Environment & Urbanization

World leading environmental and urban studies journal

Book notes

The magnitude of urban disasters in areas with high population densities – combined with complex social, political, economic and institutional environments – has challenged the manner in which humanitarian agencies are used to working.

This anthology emerged from the 2014 Ørecomm Festival of communication and development. The book is an attempt to bolster the field of communication for development, particularly its theoretical underpinnings (or ComDev). It has three distinct sections:

The magnitude of urban disasters, high population densities, and a complex social, political and institutional environment have challenged the manner in which humanitarian agencies are used to working. Humanitarian agencies are now grappling with how to change their approaches to this reality.

Traditionally, the humanitarian sector has responded to emergencies in rural contexts; however, an increasing number of urban crises has necessitated a re-evaluation of standard procedures.

Urbanization offers substantial opportunities to reduce poverty, in part because it is more cost-effective to meet many basic needs in cities than in rural areas.

Lebanon’s refugee crisis has highlighted the need for much closer coordination among the various organizations and local authorities involved in the response. This paper analyses existing collaboration mechanisms in relation to the Syrian crisis in Lebanon.

On 8 November 2013, the city of Tacloban was devastated by Typhoon Haiyan, the strongest typhoon on record to make landfall. Despite crippling damage, the local government strove to coordinate recovery efforts towards a better, more resilient city.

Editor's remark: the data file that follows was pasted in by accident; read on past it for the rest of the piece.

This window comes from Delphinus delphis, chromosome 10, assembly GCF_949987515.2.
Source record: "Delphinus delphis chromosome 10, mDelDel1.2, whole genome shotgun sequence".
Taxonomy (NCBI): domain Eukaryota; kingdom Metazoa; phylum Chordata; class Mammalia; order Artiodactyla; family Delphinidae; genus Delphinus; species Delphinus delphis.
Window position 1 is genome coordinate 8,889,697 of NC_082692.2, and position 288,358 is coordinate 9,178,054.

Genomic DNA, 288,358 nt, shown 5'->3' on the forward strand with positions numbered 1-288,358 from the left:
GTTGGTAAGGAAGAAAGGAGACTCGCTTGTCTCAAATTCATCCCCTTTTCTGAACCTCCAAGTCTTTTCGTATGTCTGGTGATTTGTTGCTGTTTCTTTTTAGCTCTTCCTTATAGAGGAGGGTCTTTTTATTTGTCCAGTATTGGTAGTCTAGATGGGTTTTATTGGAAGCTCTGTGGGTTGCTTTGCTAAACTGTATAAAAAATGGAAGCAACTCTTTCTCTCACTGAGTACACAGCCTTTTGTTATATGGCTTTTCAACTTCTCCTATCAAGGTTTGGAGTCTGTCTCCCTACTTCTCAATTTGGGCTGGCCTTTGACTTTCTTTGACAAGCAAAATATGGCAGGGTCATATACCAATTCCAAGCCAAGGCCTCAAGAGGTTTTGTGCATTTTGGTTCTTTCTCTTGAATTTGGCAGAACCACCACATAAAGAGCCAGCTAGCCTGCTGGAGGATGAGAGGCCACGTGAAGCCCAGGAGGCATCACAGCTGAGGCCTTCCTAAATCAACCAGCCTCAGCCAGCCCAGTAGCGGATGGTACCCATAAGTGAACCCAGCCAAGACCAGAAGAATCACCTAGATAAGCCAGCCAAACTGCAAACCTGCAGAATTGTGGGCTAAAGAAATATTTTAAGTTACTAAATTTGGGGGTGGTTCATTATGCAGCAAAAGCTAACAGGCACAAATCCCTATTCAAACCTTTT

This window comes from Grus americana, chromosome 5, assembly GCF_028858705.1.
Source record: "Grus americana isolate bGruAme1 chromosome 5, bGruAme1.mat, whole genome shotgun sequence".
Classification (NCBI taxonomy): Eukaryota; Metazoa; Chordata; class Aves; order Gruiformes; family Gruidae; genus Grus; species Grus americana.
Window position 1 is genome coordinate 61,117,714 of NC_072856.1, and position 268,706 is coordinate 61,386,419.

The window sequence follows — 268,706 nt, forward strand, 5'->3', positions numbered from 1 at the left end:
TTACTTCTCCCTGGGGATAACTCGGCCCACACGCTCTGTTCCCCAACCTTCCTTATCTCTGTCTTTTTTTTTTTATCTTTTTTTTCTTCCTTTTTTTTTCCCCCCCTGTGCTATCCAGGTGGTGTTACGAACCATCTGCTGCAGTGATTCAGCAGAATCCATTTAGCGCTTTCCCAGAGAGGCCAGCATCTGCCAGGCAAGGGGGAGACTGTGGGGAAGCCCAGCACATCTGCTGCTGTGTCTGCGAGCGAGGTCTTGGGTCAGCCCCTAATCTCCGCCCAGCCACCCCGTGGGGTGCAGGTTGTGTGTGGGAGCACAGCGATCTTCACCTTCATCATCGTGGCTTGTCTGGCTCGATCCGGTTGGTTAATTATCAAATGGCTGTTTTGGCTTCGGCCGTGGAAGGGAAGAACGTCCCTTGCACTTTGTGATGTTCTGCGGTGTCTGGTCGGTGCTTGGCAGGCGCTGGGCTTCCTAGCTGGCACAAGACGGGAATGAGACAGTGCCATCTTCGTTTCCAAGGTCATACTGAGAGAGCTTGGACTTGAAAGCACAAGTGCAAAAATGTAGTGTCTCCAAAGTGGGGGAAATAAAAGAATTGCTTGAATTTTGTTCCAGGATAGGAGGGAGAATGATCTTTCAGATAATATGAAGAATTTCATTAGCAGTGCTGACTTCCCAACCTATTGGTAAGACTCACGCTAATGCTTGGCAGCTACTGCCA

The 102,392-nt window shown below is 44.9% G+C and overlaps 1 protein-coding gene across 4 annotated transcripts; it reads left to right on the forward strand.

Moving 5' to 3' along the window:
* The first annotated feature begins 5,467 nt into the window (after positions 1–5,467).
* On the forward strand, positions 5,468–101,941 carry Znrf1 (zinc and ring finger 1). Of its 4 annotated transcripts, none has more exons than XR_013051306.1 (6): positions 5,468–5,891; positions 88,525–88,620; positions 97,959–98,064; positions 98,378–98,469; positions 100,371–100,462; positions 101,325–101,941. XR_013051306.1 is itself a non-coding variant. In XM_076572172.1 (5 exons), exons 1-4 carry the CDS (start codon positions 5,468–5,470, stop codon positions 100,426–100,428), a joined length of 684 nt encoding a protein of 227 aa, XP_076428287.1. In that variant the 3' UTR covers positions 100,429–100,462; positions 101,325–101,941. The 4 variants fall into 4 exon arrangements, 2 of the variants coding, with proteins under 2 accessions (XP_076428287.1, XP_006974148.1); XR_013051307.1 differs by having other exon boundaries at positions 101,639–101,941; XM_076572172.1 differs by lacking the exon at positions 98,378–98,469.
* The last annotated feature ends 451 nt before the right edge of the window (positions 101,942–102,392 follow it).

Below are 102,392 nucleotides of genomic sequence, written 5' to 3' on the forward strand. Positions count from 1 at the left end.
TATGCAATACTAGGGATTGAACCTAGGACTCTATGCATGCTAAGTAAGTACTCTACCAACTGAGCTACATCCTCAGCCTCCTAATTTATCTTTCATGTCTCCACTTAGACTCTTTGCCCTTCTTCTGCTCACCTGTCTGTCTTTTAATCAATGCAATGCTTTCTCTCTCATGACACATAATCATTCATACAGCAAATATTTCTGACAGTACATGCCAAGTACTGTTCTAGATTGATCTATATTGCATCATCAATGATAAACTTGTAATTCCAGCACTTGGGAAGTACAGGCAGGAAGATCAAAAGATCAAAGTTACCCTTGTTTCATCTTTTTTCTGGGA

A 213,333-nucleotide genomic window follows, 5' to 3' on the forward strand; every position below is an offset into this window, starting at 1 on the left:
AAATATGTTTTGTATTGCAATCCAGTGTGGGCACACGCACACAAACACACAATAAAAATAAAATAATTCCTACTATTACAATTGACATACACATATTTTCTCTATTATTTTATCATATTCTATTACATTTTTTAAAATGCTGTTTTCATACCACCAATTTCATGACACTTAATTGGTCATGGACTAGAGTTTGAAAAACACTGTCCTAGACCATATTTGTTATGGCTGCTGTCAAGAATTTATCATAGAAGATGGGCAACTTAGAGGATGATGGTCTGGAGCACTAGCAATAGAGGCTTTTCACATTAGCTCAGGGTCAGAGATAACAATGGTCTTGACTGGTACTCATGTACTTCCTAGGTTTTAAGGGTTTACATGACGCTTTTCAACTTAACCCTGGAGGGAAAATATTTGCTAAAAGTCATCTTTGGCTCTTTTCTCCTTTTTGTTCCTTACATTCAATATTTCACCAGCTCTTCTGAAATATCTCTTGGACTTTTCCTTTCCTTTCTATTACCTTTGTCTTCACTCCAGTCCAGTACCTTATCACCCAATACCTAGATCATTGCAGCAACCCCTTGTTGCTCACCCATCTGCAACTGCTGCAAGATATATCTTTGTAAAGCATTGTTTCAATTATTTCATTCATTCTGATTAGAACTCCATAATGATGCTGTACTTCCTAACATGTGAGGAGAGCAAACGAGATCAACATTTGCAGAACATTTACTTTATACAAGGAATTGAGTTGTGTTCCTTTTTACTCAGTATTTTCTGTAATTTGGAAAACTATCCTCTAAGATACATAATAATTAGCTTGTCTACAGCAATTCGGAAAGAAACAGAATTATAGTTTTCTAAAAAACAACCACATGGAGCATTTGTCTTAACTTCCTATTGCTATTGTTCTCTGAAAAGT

Food and Urbanism, by Susan Parham, explores the interconnections between food and cities using the lens of urbanism. She analyses how transforming spaces of food and cities contributes to convivial and sustainable living, and may affect these attributes in a largely urbanized future.

The City in the Making, by Marcel Hénaff, explores the making of the future city. In doing so it bridges the fields of anthropology, philosophy and urbanism, whilst providing a poetic read. It starts by looking at the ancient cities of the Fertile Crescent and Mesopotamia.

Men, Masculinities and Disaster brings into view the place and role of masculinities, how they are socially constructed, and how they enter into all phases of the disaster cycle.

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